Bfp 37-39 Triumph or Disaster?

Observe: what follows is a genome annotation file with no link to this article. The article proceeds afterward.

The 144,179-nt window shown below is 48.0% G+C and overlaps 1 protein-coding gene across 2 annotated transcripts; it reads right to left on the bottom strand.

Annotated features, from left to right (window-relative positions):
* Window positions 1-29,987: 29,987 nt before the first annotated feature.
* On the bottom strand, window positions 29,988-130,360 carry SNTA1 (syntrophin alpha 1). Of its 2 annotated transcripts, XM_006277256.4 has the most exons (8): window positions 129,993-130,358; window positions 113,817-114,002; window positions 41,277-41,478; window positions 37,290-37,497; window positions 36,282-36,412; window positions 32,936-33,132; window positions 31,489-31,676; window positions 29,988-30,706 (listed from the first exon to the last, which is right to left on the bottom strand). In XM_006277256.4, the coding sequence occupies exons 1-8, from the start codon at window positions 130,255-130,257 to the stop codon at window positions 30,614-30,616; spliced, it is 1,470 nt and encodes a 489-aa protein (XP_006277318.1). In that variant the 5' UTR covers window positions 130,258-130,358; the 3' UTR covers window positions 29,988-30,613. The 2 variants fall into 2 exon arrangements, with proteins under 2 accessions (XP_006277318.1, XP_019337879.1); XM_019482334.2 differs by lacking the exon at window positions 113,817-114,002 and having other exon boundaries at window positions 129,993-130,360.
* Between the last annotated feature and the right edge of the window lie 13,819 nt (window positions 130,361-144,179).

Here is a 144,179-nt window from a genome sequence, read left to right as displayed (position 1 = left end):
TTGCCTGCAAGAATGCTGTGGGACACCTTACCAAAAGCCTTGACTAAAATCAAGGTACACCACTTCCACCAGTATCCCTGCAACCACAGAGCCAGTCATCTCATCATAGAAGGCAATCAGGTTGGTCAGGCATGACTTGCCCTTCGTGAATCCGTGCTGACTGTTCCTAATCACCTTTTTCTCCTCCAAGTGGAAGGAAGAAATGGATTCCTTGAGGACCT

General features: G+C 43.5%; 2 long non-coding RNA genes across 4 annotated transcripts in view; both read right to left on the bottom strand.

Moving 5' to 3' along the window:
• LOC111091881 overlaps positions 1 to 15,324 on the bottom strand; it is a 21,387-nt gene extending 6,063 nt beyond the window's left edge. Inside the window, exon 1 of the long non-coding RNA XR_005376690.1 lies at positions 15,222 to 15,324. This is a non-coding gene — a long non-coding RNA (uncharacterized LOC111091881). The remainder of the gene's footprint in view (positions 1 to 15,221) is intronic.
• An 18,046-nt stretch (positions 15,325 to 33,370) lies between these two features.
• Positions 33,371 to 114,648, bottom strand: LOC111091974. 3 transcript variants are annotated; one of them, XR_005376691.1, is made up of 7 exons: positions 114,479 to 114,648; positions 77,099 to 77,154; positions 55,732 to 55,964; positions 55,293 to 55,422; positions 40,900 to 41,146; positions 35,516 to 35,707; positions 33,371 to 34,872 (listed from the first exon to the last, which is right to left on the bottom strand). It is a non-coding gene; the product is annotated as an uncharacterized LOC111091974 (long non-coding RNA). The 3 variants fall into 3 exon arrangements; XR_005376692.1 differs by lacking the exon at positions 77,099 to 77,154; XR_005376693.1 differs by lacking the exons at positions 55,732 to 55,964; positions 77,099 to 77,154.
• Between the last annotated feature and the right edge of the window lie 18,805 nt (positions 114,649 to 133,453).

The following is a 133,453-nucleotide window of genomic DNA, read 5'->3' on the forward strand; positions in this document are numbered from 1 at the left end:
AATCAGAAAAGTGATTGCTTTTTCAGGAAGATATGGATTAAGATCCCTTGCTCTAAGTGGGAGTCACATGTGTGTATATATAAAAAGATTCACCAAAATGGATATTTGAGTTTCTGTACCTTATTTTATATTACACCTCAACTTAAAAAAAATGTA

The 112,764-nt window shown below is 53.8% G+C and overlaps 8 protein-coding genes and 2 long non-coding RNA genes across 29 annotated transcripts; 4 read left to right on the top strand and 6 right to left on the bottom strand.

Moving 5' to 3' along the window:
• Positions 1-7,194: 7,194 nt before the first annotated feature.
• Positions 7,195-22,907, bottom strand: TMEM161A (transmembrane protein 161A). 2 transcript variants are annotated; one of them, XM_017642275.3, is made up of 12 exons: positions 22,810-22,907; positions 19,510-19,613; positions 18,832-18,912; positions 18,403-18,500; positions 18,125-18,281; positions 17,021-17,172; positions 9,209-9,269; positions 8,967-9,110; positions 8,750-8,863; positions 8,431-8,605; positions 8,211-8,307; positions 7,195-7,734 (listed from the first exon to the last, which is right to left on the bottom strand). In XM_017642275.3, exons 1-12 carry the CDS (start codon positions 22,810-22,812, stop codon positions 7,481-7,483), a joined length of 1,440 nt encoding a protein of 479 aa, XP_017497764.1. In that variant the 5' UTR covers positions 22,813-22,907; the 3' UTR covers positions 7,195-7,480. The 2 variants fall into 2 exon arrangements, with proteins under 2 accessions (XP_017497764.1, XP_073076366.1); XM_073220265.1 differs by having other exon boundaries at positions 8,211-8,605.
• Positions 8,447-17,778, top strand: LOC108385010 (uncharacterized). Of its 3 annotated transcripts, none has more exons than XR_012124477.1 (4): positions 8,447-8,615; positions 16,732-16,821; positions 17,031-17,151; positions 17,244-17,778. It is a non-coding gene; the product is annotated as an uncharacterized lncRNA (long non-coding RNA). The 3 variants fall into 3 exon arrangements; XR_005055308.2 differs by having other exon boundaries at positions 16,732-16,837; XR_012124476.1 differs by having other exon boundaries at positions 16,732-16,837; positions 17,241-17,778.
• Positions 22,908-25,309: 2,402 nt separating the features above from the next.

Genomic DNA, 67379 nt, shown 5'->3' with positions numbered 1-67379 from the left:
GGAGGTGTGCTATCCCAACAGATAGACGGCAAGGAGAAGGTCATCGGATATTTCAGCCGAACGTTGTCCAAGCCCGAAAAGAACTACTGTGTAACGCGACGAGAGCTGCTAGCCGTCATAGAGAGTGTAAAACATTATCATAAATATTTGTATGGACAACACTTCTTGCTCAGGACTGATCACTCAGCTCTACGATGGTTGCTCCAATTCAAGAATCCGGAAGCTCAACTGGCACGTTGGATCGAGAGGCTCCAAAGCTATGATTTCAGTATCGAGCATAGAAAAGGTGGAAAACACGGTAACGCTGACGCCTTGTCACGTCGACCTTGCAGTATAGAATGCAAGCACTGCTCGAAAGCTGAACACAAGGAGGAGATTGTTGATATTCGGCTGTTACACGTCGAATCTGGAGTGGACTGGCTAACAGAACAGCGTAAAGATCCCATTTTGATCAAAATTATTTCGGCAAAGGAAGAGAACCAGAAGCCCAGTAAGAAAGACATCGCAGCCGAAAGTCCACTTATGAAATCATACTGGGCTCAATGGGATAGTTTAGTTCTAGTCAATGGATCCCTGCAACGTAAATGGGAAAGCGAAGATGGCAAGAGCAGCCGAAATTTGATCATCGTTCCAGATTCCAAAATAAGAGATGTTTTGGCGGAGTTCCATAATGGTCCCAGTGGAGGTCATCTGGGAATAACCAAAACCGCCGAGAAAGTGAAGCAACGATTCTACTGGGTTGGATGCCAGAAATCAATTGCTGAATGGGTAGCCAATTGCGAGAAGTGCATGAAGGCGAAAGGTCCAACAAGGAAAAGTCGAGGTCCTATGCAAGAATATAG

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The British Foreign Policy in the years 1937-1939 was a disaster. The policy in which they had used may have appeared a triumph at the time in 1937-39 however it is clear that it was a major disaster and it had failed to achieve its goal of securing peace across Europe with the start of the 2nd World War in 1939. The British Foreign Policy’s main cause for disaster was the idea of Appeasement. This policy in which a country would give in to the demands of an opposing aggressive leader in order to avoid any chance of war happening. This is exactly what Britain decided to do in order to deal with Adolf Hitler’s demands of taking back Sudetenland from Czechoslovakia. The Munich Agreement resolved this by giving Sudetenland back to Germany. In source 8, an artist gives his impression on what the actions of giving the Sudetenland to Nazi Germany were. The drawing shows the 4 major politicians of British Foreign Policy of Wilson, Henderson, Halifax and Chamberlain stand before skulls with Sudetenland wrote across them, this shows that the artist believes that giving Sudentland to Hitler would cause death for those of the Czechoslovakian population who were not Germany nationals. This shows that appeasement, in which is designed to avoid conflict, war and death was causing it anyway by letting a country being invaded by an Aggressive leader such as Hitler. This factor of surrendering the Sudentland under appeasement is key to why British Foreign Policy was a disaster. The factor that War had broke out in 1939 despite the actions under the British Foreign Policy shows that the policy was a disaster. It had failed the main achievement of avoiding war in Europe, however with the aggressive leaders such as Hitler and Mussolini in Europe; many believed they needed to be confronted with rather than given what they wanted. Source 4 is an extract from a speech by Winston
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